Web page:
English edit

 
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Etymology edit

From Middle English or, oor, blend of Old English ōra (ore, unwrought metal) and ār (brass, copper, bronze), the first a derivate of ear (earth), the second from Proto-West Germanic *aiʀ, from Proto-Germanic *aiz, from Proto-Indo-European *áyos, h₂éyos.

Compare Old Norse eir (brass, copper), German ehern (of metal, of iron), Gothic 𐌰𐌹𐌶 (aiz, ore); also Dutch oer (ferrous hardpan; bog iron ore). Compare Latin aes (bronze, copper), Avestan𐬀𐬌𐬌𐬀𐬵(aiiah), Sanskrit अयस् (áyas, copper, iron).

Pronunciation edit

Noun edit

ore (countable and uncountable, plural ores)

 
Manganese ore (psilomelane)
  1. Rock or other material that contains valuable or utilitarian materials; primarily a rock containing metals or gems for which it is typically mined and processed.
    • 2014 April 21, “Subtle effects”, in The Economist, volume 411, number 8884:
      Manganism has been known about since the 19th century, when miners exposed to ores containing manganese, a silvery metal, began to totter, slur their speech and behave like someone inebriated.

Derived terms edit

Translations edit

See also edit

See also edit

Anagrams edit

Afrikaans edit

Pronunciation edit

Noun edit

ore

  1. plural of oor

Aromanian edit

Alternative forms edit

Etymology edit

From Latin hōra. Compare Romanian oară.

Noun edit

ore f (plural or, definite articulation ora)

  1. a time, instance

Basque edit

Pronunciation edit

Noun edit

ore inan

  1. dough

Borôro edit

Noun edit

ore

  1. child

Galician edit

Verb edit

ore

  1. inflection of orar:
    1. first/third-person singular present subjunctive
    2. third-person singular imperative

Guaraní edit

Pronunciation edit

Pronoun edit

ore

  1. we (exclusive)
    Ore roha'ã.We (excluding the listener, we and not you) try.
    Ñande jaháta okápe ha ore ropytáta ko yvyra pýpe.We (all, everyone) will go outside and we (not everyone, just me and some other people) will stay by this tree.

Determiner edit

ore

  1. our (possessive determiner of ore)
    Kóva ore mbo'ehao.This is our (and not your) school.

See also edit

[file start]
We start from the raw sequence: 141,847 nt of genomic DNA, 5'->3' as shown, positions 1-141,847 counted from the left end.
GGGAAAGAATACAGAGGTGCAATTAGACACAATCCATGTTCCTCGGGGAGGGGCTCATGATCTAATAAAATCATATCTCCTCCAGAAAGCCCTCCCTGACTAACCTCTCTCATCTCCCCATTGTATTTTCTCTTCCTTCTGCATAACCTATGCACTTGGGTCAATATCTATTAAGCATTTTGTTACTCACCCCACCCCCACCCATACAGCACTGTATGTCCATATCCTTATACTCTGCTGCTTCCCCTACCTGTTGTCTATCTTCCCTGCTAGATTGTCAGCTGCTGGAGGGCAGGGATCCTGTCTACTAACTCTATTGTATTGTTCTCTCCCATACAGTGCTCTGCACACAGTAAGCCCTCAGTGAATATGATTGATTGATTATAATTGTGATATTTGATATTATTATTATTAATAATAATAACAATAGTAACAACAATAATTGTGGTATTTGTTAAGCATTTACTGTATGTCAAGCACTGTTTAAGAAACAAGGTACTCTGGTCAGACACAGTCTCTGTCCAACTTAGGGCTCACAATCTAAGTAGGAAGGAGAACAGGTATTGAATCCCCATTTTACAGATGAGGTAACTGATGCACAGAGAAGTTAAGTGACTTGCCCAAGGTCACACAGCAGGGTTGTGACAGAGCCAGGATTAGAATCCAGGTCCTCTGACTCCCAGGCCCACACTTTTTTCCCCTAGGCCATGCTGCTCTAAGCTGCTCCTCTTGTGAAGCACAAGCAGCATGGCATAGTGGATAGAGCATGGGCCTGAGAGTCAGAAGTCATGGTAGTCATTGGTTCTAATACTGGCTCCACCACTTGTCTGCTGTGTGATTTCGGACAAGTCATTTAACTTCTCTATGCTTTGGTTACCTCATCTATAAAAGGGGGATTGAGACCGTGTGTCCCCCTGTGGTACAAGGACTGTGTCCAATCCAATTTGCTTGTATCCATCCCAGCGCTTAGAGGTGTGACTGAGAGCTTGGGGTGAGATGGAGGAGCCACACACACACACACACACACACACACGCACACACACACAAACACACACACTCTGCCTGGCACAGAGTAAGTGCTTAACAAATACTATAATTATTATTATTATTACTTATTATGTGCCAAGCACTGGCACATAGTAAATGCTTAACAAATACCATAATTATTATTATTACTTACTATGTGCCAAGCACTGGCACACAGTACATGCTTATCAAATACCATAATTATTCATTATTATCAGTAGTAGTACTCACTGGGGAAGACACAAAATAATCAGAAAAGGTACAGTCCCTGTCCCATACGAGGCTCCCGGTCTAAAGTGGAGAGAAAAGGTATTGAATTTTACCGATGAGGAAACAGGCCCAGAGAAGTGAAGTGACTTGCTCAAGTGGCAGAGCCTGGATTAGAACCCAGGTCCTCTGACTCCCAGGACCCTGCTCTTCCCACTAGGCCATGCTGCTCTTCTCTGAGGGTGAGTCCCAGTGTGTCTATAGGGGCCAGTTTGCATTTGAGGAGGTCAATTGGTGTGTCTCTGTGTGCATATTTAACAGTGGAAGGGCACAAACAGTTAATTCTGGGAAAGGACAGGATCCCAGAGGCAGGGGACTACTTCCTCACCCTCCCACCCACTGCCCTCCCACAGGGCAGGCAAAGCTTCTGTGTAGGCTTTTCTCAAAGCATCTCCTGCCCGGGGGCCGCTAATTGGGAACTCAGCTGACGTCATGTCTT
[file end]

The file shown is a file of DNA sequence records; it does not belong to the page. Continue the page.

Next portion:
Italian edit

Pronunciation edit

  • IPA(key): /ˈo.re/
  • Rhymes: -ore
  • Hyphenation: ó‧re

Noun edit

ore f

  1. plural of ora

Anagrams edit

Japanese edit

Romanization edit

ore

  1. Rōmaji transcription of おれ

Latin edit

Noun edit

ōre n

  1. ablative singular of ōs

References edit

  • ore”, in Harry Thurston Peck, editor (1898) Harper's Dictionary of Classical Antiquities, New York: Harper & Brothers

Mbyá Guaraní edit

Etymology edit

Cognate with Guaraní ore.

Pronoun edit

ore

  1. we (exclusive)

Middle Dutch edit

Etymology edit

From Old Dutch ōra, from Proto-Germanic *ausô.

Noun edit

ôre n

  1. ear

Descendants edit

  • Dutch: oor
    • Afrikaans: oor
    • Jersey Dutch: ôr
    • Negerhollands: oor, hoor, ho
  • Limburgish: oear

Further reading edit

Middle English edit

Pronunciation edit

Etymology 1 edit

From the oblique forms of Old English ār (oar), from Proto-West Germanic *airu, from Proto-Germanic *airō.

Alternative forms edit

Noun edit

ore (plural ores)

  1. oar (lever for propelling a boat)
Descendants edit
References edit

Etymology 2 edit

From the oblique forms of Old English ār (honour), from Proto-West Germanic *aiʀu, from Proto-Germanic *aizō.

Alternative forms edit

Noun edit

ore (uncountable)

  1. honour, respect (recognition of value)
  2. grace, favour (positivity towards someone)::
    1. permission, approval (to engage in a behaviour)
    2. mercy, clemency (remission of punishment)
  3. respite, security (safety from harm)
Related terms edit
References edit

Etymology 3 edit

From both Old English ōra (ore, unwrought metal) and Old English ār (brass).

Alternative forms edit

Noun edit

ore (plural ores)

  1. ore (rock that contains metal)
Descendants edit

Etymology 4 edit

From Old English ōra (shore).

Alternative forms edit

Noun edit